Every year, councils across the UK receive nearly 2 million requests for help sourcing at-home care- the majority of which come from people over the age of 65.
While councils may be able to help some people fund the care they need, most people will need to contribute to the cost of their care, and many will have to fund it entirely by themselves.
Whether it’s needed long-term or just on occasion, at-home support can be utterly transformative to quality of life- but it doesn’t come cheap.
Finding the funds to maximise the independence of you and your loved ones can be a struggle- but equity release could provide a solution. It enables you to borrow money against your home, without making any repayments as long as you continue to live there.
What Is Equity Release?
Homeowners over the age of 55 whose property is worth at least £70,000 can tap into the wealth ‘locked up’ in their property through an equity release plan.
Using the value of your home as security, equity release allows you to borrow a tax-free lump sum or withdraw a steady stream of income while you continue to live in your home and without making any repayments.
Instead, the loan and any interest is paid off when you die or move into long-term care.
How Does Equity Release Work?
There are two types of equity release scheme available in the UK: lifetime mortgages and home reversion plans. The minimum age for a lifetime mortgage is 55, and 65 years old for a home reversion plan.
A lifetime mortgage is a loan with a fixed interest rate which is secured against your home. Unlike a regular mortgage, you don’t make any repayments. Instead, interest is added to the money you borrowed, which is paid back in full when you die or move into long-term care using funds from the sale of your house.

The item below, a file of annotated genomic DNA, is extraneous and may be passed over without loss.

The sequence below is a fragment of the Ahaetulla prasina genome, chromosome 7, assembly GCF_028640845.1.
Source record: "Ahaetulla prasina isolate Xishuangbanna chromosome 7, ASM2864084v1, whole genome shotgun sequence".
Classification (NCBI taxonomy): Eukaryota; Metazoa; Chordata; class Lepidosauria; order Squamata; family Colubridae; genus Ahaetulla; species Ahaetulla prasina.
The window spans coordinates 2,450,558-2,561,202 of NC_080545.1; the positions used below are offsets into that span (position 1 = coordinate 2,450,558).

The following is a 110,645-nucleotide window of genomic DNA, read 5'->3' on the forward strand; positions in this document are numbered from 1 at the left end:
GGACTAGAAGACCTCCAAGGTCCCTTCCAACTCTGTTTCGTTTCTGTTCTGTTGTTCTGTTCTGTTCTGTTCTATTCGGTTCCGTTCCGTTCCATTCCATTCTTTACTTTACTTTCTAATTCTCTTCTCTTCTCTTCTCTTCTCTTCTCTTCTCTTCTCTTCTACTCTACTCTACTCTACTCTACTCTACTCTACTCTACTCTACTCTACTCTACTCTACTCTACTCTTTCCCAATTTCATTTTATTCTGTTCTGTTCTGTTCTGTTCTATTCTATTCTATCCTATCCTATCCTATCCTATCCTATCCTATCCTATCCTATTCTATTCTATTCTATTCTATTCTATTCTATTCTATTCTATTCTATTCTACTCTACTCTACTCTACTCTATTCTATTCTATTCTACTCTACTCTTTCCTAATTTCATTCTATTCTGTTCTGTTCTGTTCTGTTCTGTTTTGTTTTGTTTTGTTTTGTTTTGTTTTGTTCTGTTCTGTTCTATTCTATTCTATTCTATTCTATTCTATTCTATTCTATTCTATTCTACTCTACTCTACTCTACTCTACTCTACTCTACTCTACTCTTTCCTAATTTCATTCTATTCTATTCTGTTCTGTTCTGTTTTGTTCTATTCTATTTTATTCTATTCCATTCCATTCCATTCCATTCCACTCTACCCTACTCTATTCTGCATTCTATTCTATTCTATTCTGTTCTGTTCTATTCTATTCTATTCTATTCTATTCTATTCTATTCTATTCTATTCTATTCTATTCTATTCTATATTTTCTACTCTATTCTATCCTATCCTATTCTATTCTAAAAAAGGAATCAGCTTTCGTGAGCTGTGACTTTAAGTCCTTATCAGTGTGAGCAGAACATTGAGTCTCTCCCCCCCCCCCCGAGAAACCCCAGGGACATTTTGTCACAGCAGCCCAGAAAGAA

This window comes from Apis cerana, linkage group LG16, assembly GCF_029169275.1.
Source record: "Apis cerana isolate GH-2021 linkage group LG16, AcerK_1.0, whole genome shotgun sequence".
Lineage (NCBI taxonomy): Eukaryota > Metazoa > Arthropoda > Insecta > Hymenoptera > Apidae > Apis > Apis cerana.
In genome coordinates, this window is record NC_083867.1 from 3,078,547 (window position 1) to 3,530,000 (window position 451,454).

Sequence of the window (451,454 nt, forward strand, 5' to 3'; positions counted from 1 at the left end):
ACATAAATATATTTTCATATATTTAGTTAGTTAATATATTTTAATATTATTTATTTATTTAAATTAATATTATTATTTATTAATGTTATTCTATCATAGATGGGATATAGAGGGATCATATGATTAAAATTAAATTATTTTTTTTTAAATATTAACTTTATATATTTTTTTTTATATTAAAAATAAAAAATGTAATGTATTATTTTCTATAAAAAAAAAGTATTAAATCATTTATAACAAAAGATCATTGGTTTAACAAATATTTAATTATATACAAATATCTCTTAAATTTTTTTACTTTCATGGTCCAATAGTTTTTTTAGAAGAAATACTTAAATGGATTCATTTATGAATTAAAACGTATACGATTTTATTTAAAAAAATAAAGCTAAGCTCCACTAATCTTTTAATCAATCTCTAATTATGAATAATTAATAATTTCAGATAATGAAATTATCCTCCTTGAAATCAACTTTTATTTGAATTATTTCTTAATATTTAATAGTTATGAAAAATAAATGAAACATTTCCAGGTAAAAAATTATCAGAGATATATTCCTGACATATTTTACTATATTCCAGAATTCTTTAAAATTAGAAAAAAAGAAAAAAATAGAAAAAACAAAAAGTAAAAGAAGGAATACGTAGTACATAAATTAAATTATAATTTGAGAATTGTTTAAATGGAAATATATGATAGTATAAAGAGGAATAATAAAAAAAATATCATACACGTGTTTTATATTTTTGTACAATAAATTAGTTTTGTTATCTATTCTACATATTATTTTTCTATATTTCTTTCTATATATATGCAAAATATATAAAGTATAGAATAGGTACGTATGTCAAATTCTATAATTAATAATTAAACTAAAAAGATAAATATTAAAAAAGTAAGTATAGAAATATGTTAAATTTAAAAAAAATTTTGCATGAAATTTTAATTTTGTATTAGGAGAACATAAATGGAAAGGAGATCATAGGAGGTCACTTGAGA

When you take out a lifetime mortgage, you can choose to withdraw all the equity at once in a lump sum, or withdraw smaller amounts as you need them, in a ‘drawdown’ plan.
Home Reversion Plan
In a home reversion plan, a lender buys a share in your property at a below-market price, while you continue to live in your home as normal. When you die or move into long-term care, the lender recovers its investment through the sale of your home.
You can choose whether to release the equity in one lump sum or to receive a regular stream of smaller payouts from your lender.
does not mean they are necessarily a bad idea, but it is important to understand the costs and benefits to decide whether equity release is right for you.
In a lifetime mortgage, you don’t make any repayments on your loan while you alive. This means that the interest on the loan compounds on an ever-increasing total, and so mounts up very quickly compared to a repayment loan.
For example, £60,000 in equity borrowed over ten years at 5% would result in a lump sum of £98,820 to be repaid from your estate when you die.
This debt roll-up is one of the major drawbacks of equity release. However, it is possible to minimize the impact of compound interest: making payments on the loan interest while you are still alive or reducing the amount you borrow is a couple of ways to avoid this debt roll-up.
Funding At-Home Care With Equity Release
Care Requirements of Over-65s Getting Help at Home
|Care Needs||Proportion of people accessing this kind of council-provided care|
|Memory & Cognition||13%|
Costs of At-Home Care
While most people would prefer to stay in their own home for as long as possible, the costs of home care don’t come cheap. According to the NHS, the average hourly rate for a home carer is £20.
Round-the-clock live-in care costs an average of £2600 per month but could set you back as much as £6400 per month if you have lots of complex needs.
For at-home care to be a sustainable option, healthy incoming cash flow is required. Even if you don’t have complex health needs, the cost of having someone to visit for a few hours each week can soon mount up.
Funding At-Home Care With Equity Release